Empirical study into the manner in which memory operates began way back in the 1880s, when Hermann Ebbinghaus measured the rate that information is lost after initially learning it. The conclusions were clear, and have been repeated in multiple contexts under a huge variety of conditions since – everybody forgets things unless they revisit that information regularly.
In the classroom, this means that we should be entirely unsurprised by our pupils struggling to recall yesterday’s lesson. Indeed, it’s an inevitable and perfectly natural part of the learning process. Our job is to interrupt this forgetting, by prompting the children to retrieve information from memory. It’s for this reason that, as part of our curriculum design at Reach Academy Feltham, we’ve embedded regular quizzes into our curriculum design.
Aside from Ebbinghaus, our decisions have been influenced by more recent research into retrieval practice, spearheaded by professorial power couple Robert and Elizabeth Bjork. They suggest that any information tucked away in our memory can be measured in two ways. First, there’s the speed at which you can recall some fact or skill, the ‘retrieval strength’.
Second, we can consider how well connected and robust the knowledge is, known as ‘storage strength’. New information which isn’t linked to anything else stored in your long-term memory will have a low retrieval strength, as well as a low storage strength. This is why they write the hotel room number on your card when checking in. You’ll probably forget it. By the end of the week, the retrieval strength of your hotel room number will have increased by regularly having to recall it. However, the storage strength will likely remain low and you probably won’t be able to recall it in a year or two.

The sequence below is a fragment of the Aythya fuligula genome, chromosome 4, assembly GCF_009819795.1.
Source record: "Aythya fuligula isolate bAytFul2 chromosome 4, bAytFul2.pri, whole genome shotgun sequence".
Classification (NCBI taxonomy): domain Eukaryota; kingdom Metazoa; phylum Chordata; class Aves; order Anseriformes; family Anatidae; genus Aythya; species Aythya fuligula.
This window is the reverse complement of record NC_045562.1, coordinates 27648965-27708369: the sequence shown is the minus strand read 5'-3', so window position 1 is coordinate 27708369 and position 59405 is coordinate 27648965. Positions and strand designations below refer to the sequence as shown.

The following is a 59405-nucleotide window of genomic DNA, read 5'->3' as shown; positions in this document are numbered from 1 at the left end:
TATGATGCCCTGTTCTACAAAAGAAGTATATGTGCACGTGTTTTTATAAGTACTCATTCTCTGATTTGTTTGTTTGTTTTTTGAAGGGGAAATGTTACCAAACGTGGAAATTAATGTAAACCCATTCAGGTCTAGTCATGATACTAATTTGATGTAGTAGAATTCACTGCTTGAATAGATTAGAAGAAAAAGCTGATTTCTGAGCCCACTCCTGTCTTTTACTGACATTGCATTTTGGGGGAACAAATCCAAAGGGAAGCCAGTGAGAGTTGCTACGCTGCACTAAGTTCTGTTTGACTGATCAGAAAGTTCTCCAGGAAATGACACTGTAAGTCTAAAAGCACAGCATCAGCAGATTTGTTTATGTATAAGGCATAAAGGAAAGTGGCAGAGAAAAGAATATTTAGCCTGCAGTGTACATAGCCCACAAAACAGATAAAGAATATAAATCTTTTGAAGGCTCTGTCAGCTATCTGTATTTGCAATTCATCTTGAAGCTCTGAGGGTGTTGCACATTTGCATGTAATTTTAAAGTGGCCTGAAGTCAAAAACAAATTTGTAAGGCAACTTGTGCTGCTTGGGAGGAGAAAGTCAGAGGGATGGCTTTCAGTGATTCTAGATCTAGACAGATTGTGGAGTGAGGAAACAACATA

Some information, such as the name of a child in your class, could have a high storage strength (they’re connected to tonnes of other memories) but a low retrieval strength (‘What was their name again?...’) Other information can have both high retrieval and high storage strength – for example, the name of your current best friend. This, of course, is what we’re aiming for in what we teach. And based on what we know about how memory works, we think that the testing effect is an indispensable tool for achieving it.
We always begin lessons with retrieval practice – a short quiz with five multiple-choice questions of previously learnt material. These quizzes are ‘no stakes’ in that we don’t collect scores, and don’t tell children off or express disappointment if they get a question wrong. That’s not the purpose – what we’re trying to do is deliberately interrupt the forgetting curve.
Think of this regular quizzing as a learning event in itself, as opposed to an assessment. It doesn’t really matter whether the children get the question right or wrong, as they benefit either way. I often begin planning a lesson by asking myself, “What are the five things that I want all children to remember by the end of this lesson?” These then become the targets for quiz questions in the following lesson.
Quizzing may not be the flashiest or most fashionable classroom activity, but there’s an abundance of science outlining the learning rewards. Why not add in a few quizzes into your next unit of work, and see for yourself the improvement in recall from the children?
Jon Hutchinson is the head of curriculum development at Reach Academy